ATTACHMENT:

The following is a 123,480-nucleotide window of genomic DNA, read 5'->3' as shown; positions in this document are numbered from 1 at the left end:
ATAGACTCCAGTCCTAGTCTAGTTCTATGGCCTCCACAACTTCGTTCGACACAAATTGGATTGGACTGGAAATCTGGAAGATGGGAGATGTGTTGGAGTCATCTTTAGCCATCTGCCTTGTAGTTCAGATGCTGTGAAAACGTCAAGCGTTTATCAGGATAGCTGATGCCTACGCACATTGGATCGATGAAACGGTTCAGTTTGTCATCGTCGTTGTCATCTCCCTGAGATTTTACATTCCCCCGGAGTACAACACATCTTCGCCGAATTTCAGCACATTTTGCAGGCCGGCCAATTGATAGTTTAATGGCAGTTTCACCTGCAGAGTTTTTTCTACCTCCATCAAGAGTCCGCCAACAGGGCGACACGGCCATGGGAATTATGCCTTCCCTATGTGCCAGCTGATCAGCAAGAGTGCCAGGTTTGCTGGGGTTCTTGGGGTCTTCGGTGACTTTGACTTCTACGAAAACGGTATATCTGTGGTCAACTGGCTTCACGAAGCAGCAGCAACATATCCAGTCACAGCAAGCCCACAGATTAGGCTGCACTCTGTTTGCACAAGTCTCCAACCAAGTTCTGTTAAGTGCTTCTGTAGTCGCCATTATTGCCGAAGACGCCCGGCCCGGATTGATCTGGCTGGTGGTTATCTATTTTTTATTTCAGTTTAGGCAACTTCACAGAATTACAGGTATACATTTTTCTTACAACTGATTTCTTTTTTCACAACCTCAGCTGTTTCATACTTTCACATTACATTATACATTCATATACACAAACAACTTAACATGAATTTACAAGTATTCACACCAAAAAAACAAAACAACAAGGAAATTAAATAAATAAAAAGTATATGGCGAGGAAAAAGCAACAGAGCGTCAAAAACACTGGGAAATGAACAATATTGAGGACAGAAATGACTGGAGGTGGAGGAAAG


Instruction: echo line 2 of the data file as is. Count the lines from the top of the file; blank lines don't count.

ATAGACTCCAGTCCTAGTCTAGTTCTATGGCCTCCACAACTTCGTTCGACACAAATTGGATTGGACTGGAAATCTGGAAGATGGGAGATGTGTTGGAGTCATCTTTAGCCATCTGCCTTGTAGTTCAGATGCTGTGAAAACGTCAAGCGTTTATCAGGATAGCTGATGCCTACGCACATTGGATCGATGAAACGGTTCAGTTTGTCATCGTCGTTGTCATCTCCCTGAGATTTTACATTCCCCCGGAGTACAACACATCTTCGCCGAATTTCAGCACATTTTGCAGGCCGGCCAATTGATAGTTTAATGGCAGTTTCACCTGCAGAGTTTTTTCTACCTCCATCAAGAGTCCGCCAACAGGGCGACACGGCCATGGGAATTATGCCTTCCCTATGTGCCAGCTGATCAGCAAGAGTGCCAGGTTTGCTGGGGTTCTTGGGGTCTTCGGTGACTTTGACTTCTACGAAAACGGTATATCTGTGGTCAACTGGCTTCACGAAGCAGCAGCAACATATCCAGTCACAGCAAGCCCACAGATTAGGCTGCACTCTGTTTGCACAAGTCTCCAACCAAGTTCTGTTAAGTGCTTCTGTAGTCGCCATTATTGCCGAAGACGCCCGGCCCGGATTGATCTGGCTGGTGGTTATCTATTTTTTATTTCAGTTTAGGCAACTTCACAGAATTACAGGTATACATTTTTCTTACAACTGATTTCTTTTTTCACAACCTCAGCTGTTTCATACTTTCACATTACATTATACATTCATATACACAAACAACTTAACATGAATTTACAAGTATTCACACCAAAAAAACAAAACAACAAGGAAATTAAATAAATAAAAAGTATATGGCGAGGAAAAAGCAACAGAGCGTCAAAAACACTGGGAAATGAACAATATTGAGGACAGAAATGACTGGAGGTGGAGGAAAG